Wednesday, November 24, 2010

Thinking out loud

As a sudden change of plans, I'm not travelling for the holiday. And so I'll be in the Dockyard for the 4-day weekend and I want to make the best of it. How might I do this, you ask, when Great Bridge plans are nearly complete and everything is in readiness? I get back to work on Monomoys No. 2 and 3, that's how! So now, just thinking out loud (or on the blog, as the case might be), I'm devising a plan of attack to hit one or both HARD while I have all this free time.

First things first. I need to get the tents back up over the boats. Leaves are starting to collect inside and while the cleanout is relaxing, I need to shelter them somewhat. Problem here is that not only did the 30' ridge poles become unfastened and in one case crack when the whole assembly was inadvertently pulled over by a volunteer heaving on the wrong part, but the cheap tarps that make up the tents are starting to give at the grommets. Solution? I can work with what I have for the time being, but eventually I'll want to stitch up canvas covers. After all, we're not looking for shrink wrap here - its okay for the boats to get wet, just not to accumulate standing water. And that means I need to order several rolls of canvas and break out the palm, needles and twine again. Oh boy was that relaxing - and a great movie watching activity (I don't seem to ever be able to sit still or I feel like I'm wasting time).

So, first item - repair the ridge poles and get the tents back up.

Second item of business - I'm going crazy, and taking NHS with me. I have re-directed my plans yet again and decided that God dammit I will make these boats float as they are or die trying. A few weeks ago, I had all but resigned (and happily so) myself to the idea that we would rebuild the boats piece by damned piece, replacing as we go. Now, as I look at YouTube videos of yokels caulking up old worn hulls I am inspired not to perfection but to a hell-or-high-water sense of getting these things finished and out of the Dockyard. The planking is mostly sound, and with the exception of a few strakes on No. 2, in good shape. True, No. 3 has a cracked keel, but I'm going to tackle that replacement in place. SO. Item number two on the list is to proceed with advanced stabilization in preparation for keel removal. Advanced stabilization and keel replacement consists of:
  1. framing up longitudinal supports under the 'flat' of her bilge, to transfer the weight of the boat off of the keel. These will be made up like the wall of a house, only in that the "header" will be curved around the hull. I expect quite a bit of shimming and wedging and lots of Dockyard S&M.
  2. Once the longitudinal supports are in place, the 'droop' of the sides should be pushed back into place. Of course, I will force the issue if needed. Fit beams transversely across her gunwales to prevent movement, then remove the thwarts and centerboard top.
  3. Proceed to remove keel bolts. This is going to be a bitch. Pardon my Anglo Saxon. But I like my dog so I'll take out all of my worldly frustration on those rust scaled ferrous pieces of vulcan excrement and drive them bloodily before me.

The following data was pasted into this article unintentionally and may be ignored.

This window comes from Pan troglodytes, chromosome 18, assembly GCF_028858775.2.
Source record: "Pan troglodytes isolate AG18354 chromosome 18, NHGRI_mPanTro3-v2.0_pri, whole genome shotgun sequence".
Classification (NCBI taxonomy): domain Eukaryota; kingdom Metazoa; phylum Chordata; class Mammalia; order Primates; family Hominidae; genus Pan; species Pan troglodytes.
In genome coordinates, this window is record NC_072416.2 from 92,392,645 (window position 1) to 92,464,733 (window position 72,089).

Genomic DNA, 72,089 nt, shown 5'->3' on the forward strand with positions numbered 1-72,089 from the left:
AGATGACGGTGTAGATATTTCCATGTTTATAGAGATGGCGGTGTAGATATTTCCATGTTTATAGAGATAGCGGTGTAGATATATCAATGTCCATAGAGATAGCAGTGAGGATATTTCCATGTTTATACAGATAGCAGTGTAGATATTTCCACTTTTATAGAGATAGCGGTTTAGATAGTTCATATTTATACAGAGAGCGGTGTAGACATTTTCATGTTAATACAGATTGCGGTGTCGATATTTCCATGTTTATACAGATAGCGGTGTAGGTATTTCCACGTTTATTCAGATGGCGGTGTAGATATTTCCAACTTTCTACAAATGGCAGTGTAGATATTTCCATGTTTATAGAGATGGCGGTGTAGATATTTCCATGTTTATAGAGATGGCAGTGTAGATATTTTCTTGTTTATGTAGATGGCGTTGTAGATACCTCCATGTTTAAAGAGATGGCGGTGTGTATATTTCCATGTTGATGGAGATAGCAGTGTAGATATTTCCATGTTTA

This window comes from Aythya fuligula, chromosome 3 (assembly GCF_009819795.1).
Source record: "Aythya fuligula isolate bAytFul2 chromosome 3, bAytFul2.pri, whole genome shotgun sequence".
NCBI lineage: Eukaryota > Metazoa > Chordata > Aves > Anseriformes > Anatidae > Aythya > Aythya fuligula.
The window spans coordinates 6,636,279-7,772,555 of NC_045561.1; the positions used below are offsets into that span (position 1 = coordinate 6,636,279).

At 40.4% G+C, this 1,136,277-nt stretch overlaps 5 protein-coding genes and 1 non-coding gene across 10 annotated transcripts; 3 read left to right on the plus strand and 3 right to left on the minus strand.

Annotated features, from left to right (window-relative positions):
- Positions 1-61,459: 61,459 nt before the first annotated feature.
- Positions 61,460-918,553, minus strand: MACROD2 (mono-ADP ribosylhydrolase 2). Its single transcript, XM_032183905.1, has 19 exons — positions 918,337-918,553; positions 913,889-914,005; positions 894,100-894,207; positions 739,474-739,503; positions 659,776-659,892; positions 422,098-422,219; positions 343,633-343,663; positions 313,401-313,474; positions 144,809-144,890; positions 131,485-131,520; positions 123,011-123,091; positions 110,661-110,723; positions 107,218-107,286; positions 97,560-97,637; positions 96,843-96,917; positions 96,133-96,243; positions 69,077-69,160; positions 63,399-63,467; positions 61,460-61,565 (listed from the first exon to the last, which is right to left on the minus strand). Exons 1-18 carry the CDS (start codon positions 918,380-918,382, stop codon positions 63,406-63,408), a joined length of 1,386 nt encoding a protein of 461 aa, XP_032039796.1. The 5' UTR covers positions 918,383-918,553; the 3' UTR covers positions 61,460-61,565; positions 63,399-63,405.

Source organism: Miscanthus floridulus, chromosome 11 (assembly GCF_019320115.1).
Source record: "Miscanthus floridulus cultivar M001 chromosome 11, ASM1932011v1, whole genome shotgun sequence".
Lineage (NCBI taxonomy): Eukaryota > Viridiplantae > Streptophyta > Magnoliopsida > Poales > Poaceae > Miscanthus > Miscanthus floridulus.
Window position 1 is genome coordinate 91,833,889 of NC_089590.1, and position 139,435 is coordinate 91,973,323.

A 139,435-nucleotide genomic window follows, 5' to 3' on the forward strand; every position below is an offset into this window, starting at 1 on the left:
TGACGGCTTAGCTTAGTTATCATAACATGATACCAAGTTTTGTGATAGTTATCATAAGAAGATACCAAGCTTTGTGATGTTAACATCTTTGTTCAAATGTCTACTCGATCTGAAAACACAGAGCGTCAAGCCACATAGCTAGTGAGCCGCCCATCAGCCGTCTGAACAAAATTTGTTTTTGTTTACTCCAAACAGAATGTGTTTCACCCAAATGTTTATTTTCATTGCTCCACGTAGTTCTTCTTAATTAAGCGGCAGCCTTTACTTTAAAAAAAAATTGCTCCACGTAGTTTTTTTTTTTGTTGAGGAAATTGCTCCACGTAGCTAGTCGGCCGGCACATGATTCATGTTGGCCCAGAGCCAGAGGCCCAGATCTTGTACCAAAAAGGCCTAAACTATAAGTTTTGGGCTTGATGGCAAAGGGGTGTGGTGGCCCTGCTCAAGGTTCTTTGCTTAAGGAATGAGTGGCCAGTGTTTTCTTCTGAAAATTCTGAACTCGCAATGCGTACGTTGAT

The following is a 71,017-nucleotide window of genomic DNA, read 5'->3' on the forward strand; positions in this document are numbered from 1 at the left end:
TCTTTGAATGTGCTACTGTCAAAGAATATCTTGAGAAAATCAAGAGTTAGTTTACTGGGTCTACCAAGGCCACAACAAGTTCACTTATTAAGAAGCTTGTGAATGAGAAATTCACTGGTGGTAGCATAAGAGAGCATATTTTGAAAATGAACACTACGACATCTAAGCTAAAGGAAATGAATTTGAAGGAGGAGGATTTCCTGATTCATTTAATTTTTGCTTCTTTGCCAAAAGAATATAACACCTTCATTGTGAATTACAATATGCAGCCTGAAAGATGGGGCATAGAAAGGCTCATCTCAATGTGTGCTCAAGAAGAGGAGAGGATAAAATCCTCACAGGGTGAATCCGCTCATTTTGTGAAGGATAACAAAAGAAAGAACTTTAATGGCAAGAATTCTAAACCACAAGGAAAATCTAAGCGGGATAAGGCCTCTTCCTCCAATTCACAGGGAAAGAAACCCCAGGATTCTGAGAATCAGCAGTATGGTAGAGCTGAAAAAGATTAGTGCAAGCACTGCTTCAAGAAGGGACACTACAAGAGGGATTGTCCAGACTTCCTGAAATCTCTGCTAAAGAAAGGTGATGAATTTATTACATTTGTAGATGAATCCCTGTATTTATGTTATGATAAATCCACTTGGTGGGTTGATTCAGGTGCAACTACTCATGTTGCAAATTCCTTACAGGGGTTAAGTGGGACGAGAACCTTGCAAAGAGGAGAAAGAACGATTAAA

4. IF all goes well with the bolts, the keelsens can then be removed. I fully expect to be disappointed with the condition of these as they come out - we found plenty of soft spots in the keelsens on No. 2. But once removed I should be able to use them to make templates - and if not, they'll be sacrificed on the pagan altar (fire pit).
  5. Removal of the keel means pulling the centerboard trunk with it. Hooray for two birds with one stone. Or two problems instead of one.
  6. Keel removed, a new one can be fabricated using the old one as a pattern. Once that's done, reinstall and get the mess fitted in the way of the centerboard trunk.

So plenty of work there. And while I don't expect to be able to get all of that done, I do hope to be able to get the first part accomplished - building the longitudinal exterior framing.

On No. 2 we have other issues. First, the stem still needs to be removed, and we haven't even touched the sternpost yet. Both show signs of rot, a great deal of cracking and other forms of horrible structural deterioration. Much of that work is done, but we are now learning that the gunwale, gunwale clamp, rub rails and sheer strakes need to come off. AND the garboard strakes - those wonderfully twisted planks that are fastened to high heaven - they still need more work to remove them as well. Oh what joy I have ahead of me! If time permits, I'll start tackling that as well. Once removed, we can make patterns from the original parts and attempt to fit them back into place.

Lots for me to do by myself this holiday weekend. But that's always when I seem to be most productive - when I work alone. If my energy permits, I will try to keep posting as the weekend progresses. I anticipate a rush of energy, time and some epic ninja boatbuilding and repair skill comminatcha!

To all - enjoy your Thanksgivings and rest up - we have a busy week ahead when Monday rolls around, and I suspect that nobody will be safe from the onslaught.



Special K said...

Oh man, that sounds like a ton of work. Are we still planning to build our own?

As for the covers-what if you mirrored #1 with a tarp over the boat, a board holding it up so water doesn't collect, and just weight the excess on the ground so it doesn't blow away?

NHS Dockyard said...

No, we're no longer "re-building", aka completely building of new construction, new Monomoys. After a few visits from experienced boat builders, I became convinced that we could "make" the structures of the boats work. This will not only be faster but cheaper.